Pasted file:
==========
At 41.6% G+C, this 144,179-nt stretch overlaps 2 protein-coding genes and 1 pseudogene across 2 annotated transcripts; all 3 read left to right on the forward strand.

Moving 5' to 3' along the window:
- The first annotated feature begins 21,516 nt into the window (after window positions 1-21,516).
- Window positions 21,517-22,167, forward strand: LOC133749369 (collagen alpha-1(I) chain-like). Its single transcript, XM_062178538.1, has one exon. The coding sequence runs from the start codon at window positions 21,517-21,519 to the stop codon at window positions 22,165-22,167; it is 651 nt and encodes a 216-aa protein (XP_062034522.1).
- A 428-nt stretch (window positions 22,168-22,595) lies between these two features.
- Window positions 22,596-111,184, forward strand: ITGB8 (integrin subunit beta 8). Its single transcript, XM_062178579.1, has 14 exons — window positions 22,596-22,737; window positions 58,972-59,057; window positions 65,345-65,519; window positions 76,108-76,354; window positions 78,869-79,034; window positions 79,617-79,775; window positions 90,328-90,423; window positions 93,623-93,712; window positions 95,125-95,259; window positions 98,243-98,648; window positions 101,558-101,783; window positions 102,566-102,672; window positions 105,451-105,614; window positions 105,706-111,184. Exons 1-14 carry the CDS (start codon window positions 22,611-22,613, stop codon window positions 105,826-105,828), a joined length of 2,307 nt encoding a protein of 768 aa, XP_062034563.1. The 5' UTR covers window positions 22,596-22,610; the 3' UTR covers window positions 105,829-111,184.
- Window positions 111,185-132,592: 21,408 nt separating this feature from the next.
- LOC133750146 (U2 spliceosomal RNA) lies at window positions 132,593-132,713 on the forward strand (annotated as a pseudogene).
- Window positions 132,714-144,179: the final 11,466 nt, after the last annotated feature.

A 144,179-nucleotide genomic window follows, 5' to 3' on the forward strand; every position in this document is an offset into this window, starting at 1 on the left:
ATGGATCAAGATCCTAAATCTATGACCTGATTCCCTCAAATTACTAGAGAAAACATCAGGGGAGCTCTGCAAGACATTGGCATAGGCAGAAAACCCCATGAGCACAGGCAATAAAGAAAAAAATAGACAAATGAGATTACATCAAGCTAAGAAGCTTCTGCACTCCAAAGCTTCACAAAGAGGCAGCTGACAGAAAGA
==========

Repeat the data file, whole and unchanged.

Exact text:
At 41.6% G+C, this 144,179-nt stretch overlaps 2 protein-coding genes and 1 pseudogene across 2 annotated transcripts; all 3 read left to right on the forward strand.

Moving 5' to 3' along the window:
- The first annotated feature begins 21,516 nt into the window (after window positions 1-21,516).
- Window positions 21,517-22,167, forward strand: LOC133749369 (collagen alpha-1(I) chain-like). Its single transcript, XM_062178538.1, has one exon. The coding sequence runs from the start codon at window positions 21,517-21,519 to the stop codon at window positions 22,165-22,167; it is 651 nt and encodes a 216-aa protein (XP_062034522.1).
- A 428-nt stretch (window positions 22,168-22,595) lies between these two features.
- Window positions 22,596-111,184, forward strand: ITGB8 (integrin subunit beta 8). Its single transcript, XM_062178579.1, has 14 exons — window positions 22,596-22,737; window positions 58,972-59,057; window positions 65,345-65,519; window positions 76,108-76,354; window positions 78,869-79,034; window positions 79,617-79,775; window positions 90,328-90,423; window positions 93,623-93,712; window positions 95,125-95,259; window positions 98,243-98,648; window positions 101,558-101,783; window positions 102,566-102,672; window positions 105,451-105,614; window positions 105,706-111,184. Exons 1-14 carry the CDS (start codon window positions 22,611-22,613, stop codon window positions 105,826-105,828), a joined length of 2,307 nt encoding a protein of 768 aa, XP_062034563.1. The 5' UTR covers window positions 22,596-22,610; the 3' UTR covers window positions 105,829-111,184.
- Window positions 111,185-132,592: 21,408 nt separating this feature from the next.
- LOC133750146 (U2 spliceosomal RNA) lies at window positions 132,593-132,713 on the forward strand (annotated as a pseudogene).
- Window positions 132,714-144,179: the final 11,466 nt, after the last annotated feature.

A 144,179-nucleotide genomic window follows, 5' to 3' on the forward strand; every position in this document is an offset into this window, starting at 1 on the left:
ATGGATCAAGATCCTAAATCTATGACCTGATTCCCTCAAATTACTAGAGAAAACATCAGGGGAGCTCTGCAAGACATTGGCATAGGCAGAAAACCCCATGAGCACAGGCAATAAAGAAAAAAATAGACAAATGAGATTACATCAAGCTAAGAAGCTTCTGCACTCCAAAGCTTCACAAAGAGGCAGCTGACAGAAAGA